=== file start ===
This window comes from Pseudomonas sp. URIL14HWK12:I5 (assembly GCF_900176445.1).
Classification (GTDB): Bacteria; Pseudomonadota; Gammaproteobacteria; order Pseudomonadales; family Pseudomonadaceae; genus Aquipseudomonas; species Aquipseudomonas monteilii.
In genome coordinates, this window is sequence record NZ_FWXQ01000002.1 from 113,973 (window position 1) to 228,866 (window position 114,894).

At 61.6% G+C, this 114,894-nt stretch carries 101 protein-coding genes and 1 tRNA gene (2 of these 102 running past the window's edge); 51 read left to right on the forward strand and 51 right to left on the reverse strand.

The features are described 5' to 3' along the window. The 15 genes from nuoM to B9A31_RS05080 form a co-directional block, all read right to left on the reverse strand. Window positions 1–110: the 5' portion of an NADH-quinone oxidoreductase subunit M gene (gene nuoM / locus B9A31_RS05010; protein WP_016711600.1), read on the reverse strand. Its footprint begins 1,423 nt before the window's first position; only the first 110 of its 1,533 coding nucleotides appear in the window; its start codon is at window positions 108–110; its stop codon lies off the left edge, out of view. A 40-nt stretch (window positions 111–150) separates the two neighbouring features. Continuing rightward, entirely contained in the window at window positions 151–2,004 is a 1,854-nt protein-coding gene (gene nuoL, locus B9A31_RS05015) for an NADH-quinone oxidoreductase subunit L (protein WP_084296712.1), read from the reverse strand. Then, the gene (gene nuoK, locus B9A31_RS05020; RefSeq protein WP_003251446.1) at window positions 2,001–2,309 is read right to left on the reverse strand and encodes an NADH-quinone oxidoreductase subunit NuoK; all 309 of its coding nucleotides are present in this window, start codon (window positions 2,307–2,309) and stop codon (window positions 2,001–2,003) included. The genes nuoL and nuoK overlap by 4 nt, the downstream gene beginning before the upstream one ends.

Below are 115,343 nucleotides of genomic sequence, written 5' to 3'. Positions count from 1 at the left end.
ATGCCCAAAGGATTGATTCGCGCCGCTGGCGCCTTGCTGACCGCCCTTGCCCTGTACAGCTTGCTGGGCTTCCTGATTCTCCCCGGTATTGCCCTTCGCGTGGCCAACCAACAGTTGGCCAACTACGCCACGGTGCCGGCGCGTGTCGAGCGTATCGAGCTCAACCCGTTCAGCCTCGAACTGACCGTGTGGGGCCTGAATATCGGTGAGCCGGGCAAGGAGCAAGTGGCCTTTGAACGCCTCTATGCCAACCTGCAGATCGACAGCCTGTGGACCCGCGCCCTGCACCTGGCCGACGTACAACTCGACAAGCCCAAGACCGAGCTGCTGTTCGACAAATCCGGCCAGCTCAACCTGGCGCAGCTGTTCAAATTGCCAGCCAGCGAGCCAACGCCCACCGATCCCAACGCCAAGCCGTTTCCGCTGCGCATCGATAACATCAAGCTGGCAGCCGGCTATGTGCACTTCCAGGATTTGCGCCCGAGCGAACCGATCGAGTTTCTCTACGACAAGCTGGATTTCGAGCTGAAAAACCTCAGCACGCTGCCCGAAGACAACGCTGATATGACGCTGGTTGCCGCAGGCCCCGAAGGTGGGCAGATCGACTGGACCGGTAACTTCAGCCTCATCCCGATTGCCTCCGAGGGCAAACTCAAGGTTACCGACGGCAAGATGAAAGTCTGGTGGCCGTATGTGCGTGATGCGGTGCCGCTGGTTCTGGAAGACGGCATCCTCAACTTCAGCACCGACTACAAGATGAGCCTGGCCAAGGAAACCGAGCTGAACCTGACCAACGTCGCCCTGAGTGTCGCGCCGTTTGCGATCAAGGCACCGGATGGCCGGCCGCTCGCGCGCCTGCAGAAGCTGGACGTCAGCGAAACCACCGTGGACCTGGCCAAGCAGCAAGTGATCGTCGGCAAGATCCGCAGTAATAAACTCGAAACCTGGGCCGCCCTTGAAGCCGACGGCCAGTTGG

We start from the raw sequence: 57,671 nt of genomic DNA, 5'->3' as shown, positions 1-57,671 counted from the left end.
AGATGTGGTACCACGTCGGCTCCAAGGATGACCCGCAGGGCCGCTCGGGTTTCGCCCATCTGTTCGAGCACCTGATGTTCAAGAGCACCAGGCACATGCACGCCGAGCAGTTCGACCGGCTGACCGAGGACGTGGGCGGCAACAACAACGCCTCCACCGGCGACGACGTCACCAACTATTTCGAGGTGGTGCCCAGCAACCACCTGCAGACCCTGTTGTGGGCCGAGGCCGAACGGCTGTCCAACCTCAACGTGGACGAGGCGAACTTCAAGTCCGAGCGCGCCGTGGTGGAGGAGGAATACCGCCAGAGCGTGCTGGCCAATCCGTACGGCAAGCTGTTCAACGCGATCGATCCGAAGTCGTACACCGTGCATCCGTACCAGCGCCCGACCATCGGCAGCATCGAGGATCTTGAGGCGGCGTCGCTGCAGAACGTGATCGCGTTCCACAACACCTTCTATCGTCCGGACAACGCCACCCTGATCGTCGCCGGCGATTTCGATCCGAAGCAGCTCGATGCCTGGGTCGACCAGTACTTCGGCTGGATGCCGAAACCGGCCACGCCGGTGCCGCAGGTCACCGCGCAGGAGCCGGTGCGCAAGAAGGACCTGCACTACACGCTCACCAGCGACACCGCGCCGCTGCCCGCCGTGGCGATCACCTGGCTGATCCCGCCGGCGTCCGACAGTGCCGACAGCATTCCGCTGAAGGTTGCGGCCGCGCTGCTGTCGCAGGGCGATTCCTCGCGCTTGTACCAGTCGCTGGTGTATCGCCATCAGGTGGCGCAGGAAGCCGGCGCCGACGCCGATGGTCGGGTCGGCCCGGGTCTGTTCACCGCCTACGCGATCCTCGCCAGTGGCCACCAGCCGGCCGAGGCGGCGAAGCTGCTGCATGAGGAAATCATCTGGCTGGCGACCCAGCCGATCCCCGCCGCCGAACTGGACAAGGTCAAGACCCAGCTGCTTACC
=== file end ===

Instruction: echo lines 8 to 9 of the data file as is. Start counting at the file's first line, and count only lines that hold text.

We start from the raw sequence: 57,671 nt of genomic DNA, 5'->3' as shown, positions 1-57,671 counted from the left end.
AGATGTGGTACCACGTCGGCTCCAAGGATGACCCGCAGGGCCGCTCGGGTTTCGCCCATCTGTTCGAGCACCTGATGTTCAAGAGCACCAGGCACATGCACGCCGAGCAGTTCGACCGGCTGACCGAGGACGTGGGCGGCAACAACAACGCCTCCACCGGCGACGACGTCACCAACTATTTCGAGGTGGTGCCCAGCAACCACCTGCAGACCCTGTTGTGGGCCGAGGCCGAACGGCTGTCCAACCTCAACGTGGACGAGGCGAACTTCAAGTCCGAGCGCGCCGTGGTGGAGGAGGAATACCGCCAGAGCGTGCTGGCCAATCCGTACGGCAAGCTGTTCAACGCGATCGATCCGAAGTCGTACACCGTGCATCCGTACCAGCGCCCGACCATCGGCAGCATCGAGGATCTTGAGGCGGCGTCGCTGCAGAACGTGATCGCGTTCCACAACACCTTCTATCGTCCGGACAACGCCACCCTGATCGTCGCCGGCGATTTCGATCCGAAGCAGCTCGATGCCTGGGTCGACCAGTACTTCGGCTGGATGCCGAAACCGGCCACGCCGGTGCCGCAGGTCACCGCGCAGGAGCCGGTGCGCAAGAAGGACCTGCACTACACGCTCACCAGCGACACCGCGCCGCTGCCCGCCGTGGCGATCACCTGGCTGATCCCGCCGGCGTCCGACAGTGCCGACAGCATTCCGCTGAAGGTTGCGGCCGCGCTGCTGTCGCAGGGCGATTCCTCGCGCTTGTACCAGTCGCTGGTGTATCGCCATCAGGTGGCGCAGGAAGCCGGCGCCGACGCCGATGGTCGGGTCGGCCCGGGTCTGTTCACCGCCTACGCGATCCTCGCCAGTGGCCACCAGCCGGCCGAGGCGGCGAAGCTGCTGCATGAGGAAATCATCTGGCTGGCGACCCAGCCGATCCCCGCCGCCGAACTGGACAAGGTCAAGACCCAGCTGCTTACC